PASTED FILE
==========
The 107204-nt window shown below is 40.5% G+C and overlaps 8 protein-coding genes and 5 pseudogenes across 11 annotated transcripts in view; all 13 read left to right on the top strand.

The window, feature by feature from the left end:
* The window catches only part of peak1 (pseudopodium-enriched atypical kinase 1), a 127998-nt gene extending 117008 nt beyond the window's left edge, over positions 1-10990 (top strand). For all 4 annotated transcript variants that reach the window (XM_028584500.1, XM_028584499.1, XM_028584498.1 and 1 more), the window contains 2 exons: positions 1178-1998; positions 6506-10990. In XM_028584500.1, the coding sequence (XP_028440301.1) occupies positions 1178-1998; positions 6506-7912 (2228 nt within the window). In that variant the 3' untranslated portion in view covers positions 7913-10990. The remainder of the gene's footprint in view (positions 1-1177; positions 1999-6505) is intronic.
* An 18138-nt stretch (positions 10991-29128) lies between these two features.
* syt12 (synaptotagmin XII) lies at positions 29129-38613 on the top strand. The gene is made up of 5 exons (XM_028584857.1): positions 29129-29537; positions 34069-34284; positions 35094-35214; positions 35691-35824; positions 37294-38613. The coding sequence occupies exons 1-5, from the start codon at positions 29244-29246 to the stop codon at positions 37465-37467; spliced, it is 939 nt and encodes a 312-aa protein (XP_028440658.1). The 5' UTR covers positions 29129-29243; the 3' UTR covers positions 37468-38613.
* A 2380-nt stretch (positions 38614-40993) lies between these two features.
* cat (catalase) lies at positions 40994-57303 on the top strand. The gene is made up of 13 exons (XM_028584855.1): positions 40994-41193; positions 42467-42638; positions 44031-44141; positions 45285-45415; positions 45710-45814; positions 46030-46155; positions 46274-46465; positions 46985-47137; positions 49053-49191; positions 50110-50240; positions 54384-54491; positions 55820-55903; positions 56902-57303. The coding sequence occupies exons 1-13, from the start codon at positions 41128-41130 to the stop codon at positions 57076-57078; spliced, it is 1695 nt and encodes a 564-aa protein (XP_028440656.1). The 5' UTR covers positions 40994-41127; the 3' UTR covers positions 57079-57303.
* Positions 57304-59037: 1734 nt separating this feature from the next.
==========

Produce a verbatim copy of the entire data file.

The 107204-nt window shown below is 40.5% G+C and overlaps 8 protein-coding genes and 5 pseudogenes across 11 annotated transcripts in view; all 13 read left to right on the top strand.

The window, feature by feature from the left end:
* The window catches only part of peak1 (pseudopodium-enriched atypical kinase 1), a 127998-nt gene extending 117008 nt beyond the window's left edge, over positions 1-10990 (top strand). For all 4 annotated transcript variants that reach the window (XM_028584500.1, XM_028584499.1, XM_028584498.1 and 1 more), the window contains 2 exons: positions 1178-1998; positions 6506-10990. In XM_028584500.1, the coding sequence (XP_028440301.1) occupies positions 1178-1998; positions 6506-7912 (2228 nt within the window). In that variant the 3' untranslated portion in view covers positions 7913-10990. The remainder of the gene's footprint in view (positions 1-1177; positions 1999-6505) is intronic.
* An 18138-nt stretch (positions 10991-29128) lies between these two features.
* syt12 (synaptotagmin XII) lies at positions 29129-38613 on the top strand. The gene is made up of 5 exons (XM_028584857.1): positions 29129-29537; positions 34069-34284; positions 35094-35214; positions 35691-35824; positions 37294-38613. The coding sequence occupies exons 1-5, from the start codon at positions 29244-29246 to the stop codon at positions 37465-37467; spliced, it is 939 nt and encodes a 312-aa protein (XP_028440658.1). The 5' UTR covers positions 29129-29243; the 3' UTR covers positions 37468-38613.
* A 2380-nt stretch (positions 38614-40993) lies between these two features.
* cat (catalase) lies at positions 40994-57303 on the top strand. The gene is made up of 13 exons (XM_028584855.1): positions 40994-41193; positions 42467-42638; positions 44031-44141; positions 45285-45415; positions 45710-45814; positions 46030-46155; positions 46274-46465; positions 46985-47137; positions 49053-49191; positions 50110-50240; positions 54384-54491; positions 55820-55903; positions 56902-57303. The coding sequence occupies exons 1-13, from the start codon at positions 41128-41130 to the stop codon at positions 57076-57078; spliced, it is 1695 nt and encodes a 564-aa protein (XP_028440656.1). The 5' UTR covers positions 40994-41127; the 3' UTR covers positions 57079-57303.
* Positions 57304-59037: 1734 nt separating this feature from the next.